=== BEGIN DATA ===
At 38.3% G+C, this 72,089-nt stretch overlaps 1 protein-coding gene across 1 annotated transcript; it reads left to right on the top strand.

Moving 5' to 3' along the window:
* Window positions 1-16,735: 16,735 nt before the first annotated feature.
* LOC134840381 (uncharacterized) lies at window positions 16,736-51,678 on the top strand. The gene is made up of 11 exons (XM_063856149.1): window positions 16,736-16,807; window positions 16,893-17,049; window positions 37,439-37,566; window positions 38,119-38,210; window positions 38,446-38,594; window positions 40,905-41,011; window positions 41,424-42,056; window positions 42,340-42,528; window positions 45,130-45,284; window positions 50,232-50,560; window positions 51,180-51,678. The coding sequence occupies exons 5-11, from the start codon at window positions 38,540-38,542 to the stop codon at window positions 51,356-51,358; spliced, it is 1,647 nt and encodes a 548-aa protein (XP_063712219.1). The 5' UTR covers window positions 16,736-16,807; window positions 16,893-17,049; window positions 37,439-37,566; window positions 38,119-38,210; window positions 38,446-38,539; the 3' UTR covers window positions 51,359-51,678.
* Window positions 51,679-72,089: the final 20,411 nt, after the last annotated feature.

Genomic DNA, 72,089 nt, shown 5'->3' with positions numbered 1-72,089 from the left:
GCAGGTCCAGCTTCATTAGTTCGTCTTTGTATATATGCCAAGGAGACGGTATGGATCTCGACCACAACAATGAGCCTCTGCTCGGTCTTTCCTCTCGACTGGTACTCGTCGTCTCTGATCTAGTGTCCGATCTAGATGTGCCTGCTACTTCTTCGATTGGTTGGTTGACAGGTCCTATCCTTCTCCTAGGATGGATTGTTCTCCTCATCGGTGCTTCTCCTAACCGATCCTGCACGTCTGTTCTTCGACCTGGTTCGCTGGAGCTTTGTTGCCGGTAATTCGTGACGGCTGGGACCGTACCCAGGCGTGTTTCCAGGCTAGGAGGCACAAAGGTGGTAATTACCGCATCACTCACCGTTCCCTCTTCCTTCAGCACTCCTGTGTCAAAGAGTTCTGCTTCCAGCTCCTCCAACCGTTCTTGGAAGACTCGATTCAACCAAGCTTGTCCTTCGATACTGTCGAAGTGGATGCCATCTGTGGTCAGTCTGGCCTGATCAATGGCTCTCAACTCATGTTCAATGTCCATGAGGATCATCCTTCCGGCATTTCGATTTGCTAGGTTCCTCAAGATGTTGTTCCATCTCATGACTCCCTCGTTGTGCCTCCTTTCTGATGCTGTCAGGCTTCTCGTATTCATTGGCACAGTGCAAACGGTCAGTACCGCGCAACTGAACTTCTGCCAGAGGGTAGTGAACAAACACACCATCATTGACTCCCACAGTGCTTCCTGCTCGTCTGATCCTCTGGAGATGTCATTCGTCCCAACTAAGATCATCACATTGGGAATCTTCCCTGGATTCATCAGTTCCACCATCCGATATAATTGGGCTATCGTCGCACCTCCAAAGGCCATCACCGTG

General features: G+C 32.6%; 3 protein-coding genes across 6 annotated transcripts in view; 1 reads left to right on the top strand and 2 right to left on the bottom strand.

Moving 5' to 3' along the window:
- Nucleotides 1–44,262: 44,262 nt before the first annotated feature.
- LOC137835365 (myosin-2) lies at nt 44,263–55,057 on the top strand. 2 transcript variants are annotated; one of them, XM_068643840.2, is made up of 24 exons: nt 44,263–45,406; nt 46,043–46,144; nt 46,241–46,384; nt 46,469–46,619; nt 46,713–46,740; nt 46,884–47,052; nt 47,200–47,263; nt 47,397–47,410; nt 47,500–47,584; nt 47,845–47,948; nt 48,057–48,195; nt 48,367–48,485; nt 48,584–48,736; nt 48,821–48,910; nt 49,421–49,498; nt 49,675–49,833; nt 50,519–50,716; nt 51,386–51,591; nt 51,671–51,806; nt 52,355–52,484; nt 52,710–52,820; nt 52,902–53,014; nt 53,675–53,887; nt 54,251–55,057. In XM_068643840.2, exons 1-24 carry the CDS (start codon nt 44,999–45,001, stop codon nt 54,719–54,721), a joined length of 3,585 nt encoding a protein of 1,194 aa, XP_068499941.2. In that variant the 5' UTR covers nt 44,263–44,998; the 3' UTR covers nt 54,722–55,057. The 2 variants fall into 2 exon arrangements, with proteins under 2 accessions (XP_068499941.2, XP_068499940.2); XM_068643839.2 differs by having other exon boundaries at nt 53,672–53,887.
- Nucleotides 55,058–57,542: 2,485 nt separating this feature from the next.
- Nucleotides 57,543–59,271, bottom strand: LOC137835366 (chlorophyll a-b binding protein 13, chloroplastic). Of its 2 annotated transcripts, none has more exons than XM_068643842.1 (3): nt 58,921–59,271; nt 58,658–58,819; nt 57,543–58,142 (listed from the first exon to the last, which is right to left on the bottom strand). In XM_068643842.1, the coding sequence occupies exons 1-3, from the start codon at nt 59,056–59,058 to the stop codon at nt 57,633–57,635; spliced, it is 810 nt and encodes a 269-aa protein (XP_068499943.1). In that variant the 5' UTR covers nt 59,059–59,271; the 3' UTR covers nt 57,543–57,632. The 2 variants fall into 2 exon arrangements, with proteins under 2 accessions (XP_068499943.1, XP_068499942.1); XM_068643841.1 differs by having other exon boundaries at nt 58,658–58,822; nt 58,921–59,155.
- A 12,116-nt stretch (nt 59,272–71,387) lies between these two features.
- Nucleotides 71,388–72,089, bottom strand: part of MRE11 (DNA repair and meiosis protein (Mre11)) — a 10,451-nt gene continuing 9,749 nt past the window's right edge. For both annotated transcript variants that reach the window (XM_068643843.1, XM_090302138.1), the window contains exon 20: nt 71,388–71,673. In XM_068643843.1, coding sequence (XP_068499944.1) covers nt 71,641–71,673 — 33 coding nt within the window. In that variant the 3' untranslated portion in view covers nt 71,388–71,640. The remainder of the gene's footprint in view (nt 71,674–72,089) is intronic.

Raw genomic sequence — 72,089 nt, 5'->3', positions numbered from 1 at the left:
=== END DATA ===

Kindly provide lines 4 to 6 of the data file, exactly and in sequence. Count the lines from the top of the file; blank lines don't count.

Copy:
* LOC134840381 (uncharacterized) lies at window positions 16,736-51,678 on the top strand. The gene is made up of 11 exons (XM_063856149.1): window positions 16,736-16,807; window positions 16,893-17,049; window positions 37,439-37,566; window positions 38,119-38,210; window positions 38,446-38,594; window positions 40,905-41,011; window positions 41,424-42,056; window positions 42,340-42,528; window positions 45,130-45,284; window positions 50,232-50,560; window positions 51,180-51,678. The coding sequence occupies exons 5-11, from the start codon at window positions 38,540-38,542 to the stop codon at window positions 51,356-51,358; spliced, it is 1,647 nt and encodes a 548-aa protein (XP_063712219.1). The 5' UTR covers window positions 16,736-16,807; window positions 16,893-17,049; window positions 37,439-37,566; window positions 38,119-38,210; window positions 38,446-38,539; the 3' UTR covers window positions 51,359-51,678.
* Window positions 51,679-72,089: the final 20,411 nt, after the last annotated feature.

Genomic DNA, 72,089 nt, shown 5'->3' with positions numbered 1-72,089 from the left: